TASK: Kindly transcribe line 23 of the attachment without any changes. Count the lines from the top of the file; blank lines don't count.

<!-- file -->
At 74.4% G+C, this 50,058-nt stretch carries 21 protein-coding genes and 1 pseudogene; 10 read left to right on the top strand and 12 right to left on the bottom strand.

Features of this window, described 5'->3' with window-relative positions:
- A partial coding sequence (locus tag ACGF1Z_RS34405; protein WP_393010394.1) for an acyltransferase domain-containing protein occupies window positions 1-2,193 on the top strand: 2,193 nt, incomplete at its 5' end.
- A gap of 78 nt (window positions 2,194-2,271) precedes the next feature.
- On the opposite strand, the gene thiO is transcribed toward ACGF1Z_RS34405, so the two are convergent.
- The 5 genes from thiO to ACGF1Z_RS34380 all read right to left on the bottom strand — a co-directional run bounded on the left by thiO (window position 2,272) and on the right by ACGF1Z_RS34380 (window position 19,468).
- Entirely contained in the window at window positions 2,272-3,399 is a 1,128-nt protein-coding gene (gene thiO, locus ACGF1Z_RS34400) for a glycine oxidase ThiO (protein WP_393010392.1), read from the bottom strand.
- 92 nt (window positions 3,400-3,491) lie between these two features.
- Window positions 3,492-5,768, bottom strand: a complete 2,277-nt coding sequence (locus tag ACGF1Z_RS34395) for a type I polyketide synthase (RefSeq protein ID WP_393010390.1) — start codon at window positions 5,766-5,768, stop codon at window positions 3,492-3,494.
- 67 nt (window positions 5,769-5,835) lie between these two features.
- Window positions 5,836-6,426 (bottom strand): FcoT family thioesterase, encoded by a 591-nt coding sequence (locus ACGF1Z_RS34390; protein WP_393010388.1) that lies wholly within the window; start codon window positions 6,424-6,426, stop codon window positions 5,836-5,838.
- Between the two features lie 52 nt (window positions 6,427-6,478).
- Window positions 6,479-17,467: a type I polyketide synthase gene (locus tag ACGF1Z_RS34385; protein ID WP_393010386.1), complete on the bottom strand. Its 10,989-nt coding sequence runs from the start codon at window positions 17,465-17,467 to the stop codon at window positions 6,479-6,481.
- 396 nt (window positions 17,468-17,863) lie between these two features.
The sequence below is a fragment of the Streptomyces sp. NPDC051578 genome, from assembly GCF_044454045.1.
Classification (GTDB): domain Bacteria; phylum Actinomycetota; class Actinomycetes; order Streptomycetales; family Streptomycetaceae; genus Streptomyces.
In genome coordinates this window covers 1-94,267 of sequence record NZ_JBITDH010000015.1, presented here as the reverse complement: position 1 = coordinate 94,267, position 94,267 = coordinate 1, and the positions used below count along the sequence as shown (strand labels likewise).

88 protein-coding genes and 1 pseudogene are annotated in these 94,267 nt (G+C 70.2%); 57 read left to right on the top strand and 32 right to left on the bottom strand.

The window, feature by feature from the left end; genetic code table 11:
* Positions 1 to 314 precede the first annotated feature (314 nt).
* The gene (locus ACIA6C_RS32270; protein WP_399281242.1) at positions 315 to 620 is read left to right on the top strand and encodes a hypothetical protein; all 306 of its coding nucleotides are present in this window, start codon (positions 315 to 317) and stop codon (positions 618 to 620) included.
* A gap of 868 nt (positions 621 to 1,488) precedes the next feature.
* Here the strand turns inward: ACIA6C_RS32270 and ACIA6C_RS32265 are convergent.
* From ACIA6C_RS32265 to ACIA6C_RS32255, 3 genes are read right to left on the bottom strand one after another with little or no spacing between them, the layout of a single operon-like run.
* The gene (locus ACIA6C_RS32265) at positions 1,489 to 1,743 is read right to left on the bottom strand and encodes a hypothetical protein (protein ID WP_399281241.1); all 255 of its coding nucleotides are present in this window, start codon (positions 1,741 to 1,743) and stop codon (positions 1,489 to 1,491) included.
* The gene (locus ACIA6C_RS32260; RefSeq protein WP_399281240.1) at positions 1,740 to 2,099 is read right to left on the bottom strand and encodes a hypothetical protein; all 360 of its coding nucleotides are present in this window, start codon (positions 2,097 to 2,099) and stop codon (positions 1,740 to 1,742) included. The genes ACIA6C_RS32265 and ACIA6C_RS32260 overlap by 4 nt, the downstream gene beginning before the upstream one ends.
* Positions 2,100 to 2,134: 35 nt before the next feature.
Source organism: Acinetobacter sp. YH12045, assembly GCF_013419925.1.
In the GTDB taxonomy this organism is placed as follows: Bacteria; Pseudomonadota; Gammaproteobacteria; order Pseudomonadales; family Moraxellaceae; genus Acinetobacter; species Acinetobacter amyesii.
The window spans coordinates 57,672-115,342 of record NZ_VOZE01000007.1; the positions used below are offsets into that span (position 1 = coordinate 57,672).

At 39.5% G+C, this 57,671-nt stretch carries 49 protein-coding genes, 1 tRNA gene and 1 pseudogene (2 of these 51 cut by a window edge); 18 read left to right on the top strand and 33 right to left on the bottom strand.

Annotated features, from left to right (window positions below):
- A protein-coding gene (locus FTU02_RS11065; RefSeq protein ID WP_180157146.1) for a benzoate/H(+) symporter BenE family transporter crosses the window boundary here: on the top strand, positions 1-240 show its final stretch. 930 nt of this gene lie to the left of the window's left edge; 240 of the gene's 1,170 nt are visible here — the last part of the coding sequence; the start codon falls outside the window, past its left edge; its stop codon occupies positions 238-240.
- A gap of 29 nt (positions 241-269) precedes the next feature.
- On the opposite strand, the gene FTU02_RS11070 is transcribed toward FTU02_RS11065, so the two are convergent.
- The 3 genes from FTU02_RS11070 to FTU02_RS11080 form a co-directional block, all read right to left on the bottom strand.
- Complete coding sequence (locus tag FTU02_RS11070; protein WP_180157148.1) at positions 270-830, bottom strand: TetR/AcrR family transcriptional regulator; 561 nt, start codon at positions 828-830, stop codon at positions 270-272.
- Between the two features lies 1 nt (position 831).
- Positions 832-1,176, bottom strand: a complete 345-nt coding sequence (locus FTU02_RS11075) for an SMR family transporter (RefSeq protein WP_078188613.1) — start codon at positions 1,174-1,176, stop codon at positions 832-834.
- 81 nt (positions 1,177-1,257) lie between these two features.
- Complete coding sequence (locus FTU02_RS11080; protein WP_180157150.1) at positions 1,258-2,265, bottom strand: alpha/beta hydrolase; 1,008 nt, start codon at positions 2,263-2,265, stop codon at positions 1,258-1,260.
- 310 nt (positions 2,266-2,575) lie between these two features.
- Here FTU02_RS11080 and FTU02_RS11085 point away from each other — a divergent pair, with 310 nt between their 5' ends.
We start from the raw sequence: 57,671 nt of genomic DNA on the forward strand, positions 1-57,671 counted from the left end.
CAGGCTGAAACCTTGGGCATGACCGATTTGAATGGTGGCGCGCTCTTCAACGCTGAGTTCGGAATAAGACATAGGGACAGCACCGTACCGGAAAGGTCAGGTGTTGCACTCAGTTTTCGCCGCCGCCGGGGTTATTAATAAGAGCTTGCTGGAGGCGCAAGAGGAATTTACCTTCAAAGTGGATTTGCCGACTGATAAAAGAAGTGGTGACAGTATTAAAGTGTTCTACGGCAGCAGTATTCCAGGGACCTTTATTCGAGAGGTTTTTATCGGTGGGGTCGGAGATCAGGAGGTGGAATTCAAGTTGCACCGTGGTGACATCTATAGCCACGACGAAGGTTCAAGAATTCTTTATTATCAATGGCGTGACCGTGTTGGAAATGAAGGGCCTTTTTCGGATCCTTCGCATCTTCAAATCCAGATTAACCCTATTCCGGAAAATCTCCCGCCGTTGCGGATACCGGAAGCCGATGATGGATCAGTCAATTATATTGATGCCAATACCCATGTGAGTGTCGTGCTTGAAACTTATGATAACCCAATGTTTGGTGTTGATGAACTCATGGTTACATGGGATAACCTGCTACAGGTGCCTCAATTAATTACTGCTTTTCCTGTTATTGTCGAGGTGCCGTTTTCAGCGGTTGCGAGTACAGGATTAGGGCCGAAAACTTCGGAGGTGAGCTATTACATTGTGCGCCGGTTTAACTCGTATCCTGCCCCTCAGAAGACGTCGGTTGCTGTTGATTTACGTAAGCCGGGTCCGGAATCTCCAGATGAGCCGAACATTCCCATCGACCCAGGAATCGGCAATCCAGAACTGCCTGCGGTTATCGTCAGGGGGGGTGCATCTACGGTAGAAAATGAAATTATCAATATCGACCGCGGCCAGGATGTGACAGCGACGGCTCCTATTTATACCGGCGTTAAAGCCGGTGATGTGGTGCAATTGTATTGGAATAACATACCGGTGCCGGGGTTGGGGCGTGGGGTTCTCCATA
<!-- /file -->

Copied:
* Here the strand turns inward: ACIA6C_RS32270 and ACIA6C_RS32265 are convergent.